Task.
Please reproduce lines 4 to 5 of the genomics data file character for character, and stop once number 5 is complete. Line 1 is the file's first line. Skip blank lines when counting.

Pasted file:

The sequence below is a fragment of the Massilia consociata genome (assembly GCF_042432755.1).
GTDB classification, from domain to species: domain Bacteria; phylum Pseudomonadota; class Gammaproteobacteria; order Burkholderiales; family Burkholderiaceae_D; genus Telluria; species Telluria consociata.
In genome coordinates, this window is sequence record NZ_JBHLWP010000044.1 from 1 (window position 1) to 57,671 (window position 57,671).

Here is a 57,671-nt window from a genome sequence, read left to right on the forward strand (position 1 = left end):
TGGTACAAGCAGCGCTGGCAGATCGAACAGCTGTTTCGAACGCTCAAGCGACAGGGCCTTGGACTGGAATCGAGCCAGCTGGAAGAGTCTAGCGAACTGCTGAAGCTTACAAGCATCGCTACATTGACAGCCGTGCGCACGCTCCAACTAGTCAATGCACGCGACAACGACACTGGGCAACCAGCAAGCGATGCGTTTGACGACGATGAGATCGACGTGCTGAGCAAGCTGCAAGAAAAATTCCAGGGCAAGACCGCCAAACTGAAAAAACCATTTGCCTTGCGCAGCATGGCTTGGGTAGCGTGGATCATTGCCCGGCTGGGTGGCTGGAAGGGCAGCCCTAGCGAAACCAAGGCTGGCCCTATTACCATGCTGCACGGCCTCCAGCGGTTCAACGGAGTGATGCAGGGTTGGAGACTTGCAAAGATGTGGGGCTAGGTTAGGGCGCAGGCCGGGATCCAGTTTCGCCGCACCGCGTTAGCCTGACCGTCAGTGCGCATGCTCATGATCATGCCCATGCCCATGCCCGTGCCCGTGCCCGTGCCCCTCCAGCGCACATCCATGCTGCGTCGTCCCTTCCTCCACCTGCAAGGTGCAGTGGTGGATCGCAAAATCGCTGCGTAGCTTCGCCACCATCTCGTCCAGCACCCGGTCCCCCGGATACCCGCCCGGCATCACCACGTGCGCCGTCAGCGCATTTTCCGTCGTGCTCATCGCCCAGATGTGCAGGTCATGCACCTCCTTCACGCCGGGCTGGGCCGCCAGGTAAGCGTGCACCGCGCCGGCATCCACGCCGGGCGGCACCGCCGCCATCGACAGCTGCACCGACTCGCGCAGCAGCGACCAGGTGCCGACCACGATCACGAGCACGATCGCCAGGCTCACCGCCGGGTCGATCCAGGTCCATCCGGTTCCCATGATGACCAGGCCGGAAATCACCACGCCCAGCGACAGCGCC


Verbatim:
Here is a 57,671-nt window from a genome sequence, read left to right on the forward strand (position 1 = left end):
TGGTACAAGCAGCGCTGGCAGATCGAACAGCTGTTTCGAACGCTCAAGCGACAGGGCCTTGGACTGGAATCGAGCCAGCTGGAAGAGTCTAGCGAACTGCTGAAGCTTACAAGCATCGCTACATTGACAGCCGTGCGCACGCTCCAACTAGTCAATGCACGCGACAACGACACTGGGCAACCAGCAAGCGATGCGTTTGACGACGATGAGATCGACGTGCTGAGCAAGCTGCAAGAAAAATTCCAGGGCAAGACCGCCAAACTGAAAAAACCATTTGCCTTGCGCAGCATGGCTTGGGTAGCGTGGATCATTGCCCGGCTGGGTGGCTGGAAGGGCAGCCCTAGCGAAACCAAGGCTGGCCCTATTACCATGCTGCACGGCCTCCAGCGGTTCAACGGAGTGATGCAGGGTTGGAGACTTGCAAAGATGTGGGGCTAGGTTAGGGCGCAGGCCGGGATCCAGTTTCGCCGCACCGCGTTAGCCTGACCGTCAGTGCGCATGCTCATGATCATGCCCATGCCCATGCCCGTGCCCGTGCCCGTGCCCCTCCAGCGCACATCCATGCTGCGTCGTCCCTTCCTCCACCTGCAAGGTGCAGTGGTGGATCGCAAAATCGCTGCGTAGCTTCGCCACCATCTCGTCCAGCACCCGGTCCCCCGGATACCCGCCCGGCATCACCACGTGCGCCGTCAGCGCATTTTCCGTCGTGCTCATCGCCCAGATGTGCAGGTCATGCACCTCCTTCACGCCGGGCTGGGCCGCCAGGTAAGCGTGCACCGCGCCGGCATCCACGCCGGGCGGCACCGCCGCCATCGACAGCTGCACCGACTCGCGCAGCAGCGACCAGGTGCCGACCACGATCACGAGCACGATCGCCAGGCTCACCGCCGGGTCGATCCAGGTCCATCCGGTTCCCATGATGACCAGGCCGGAAATCACCACGCCCAGCGACAGCGCC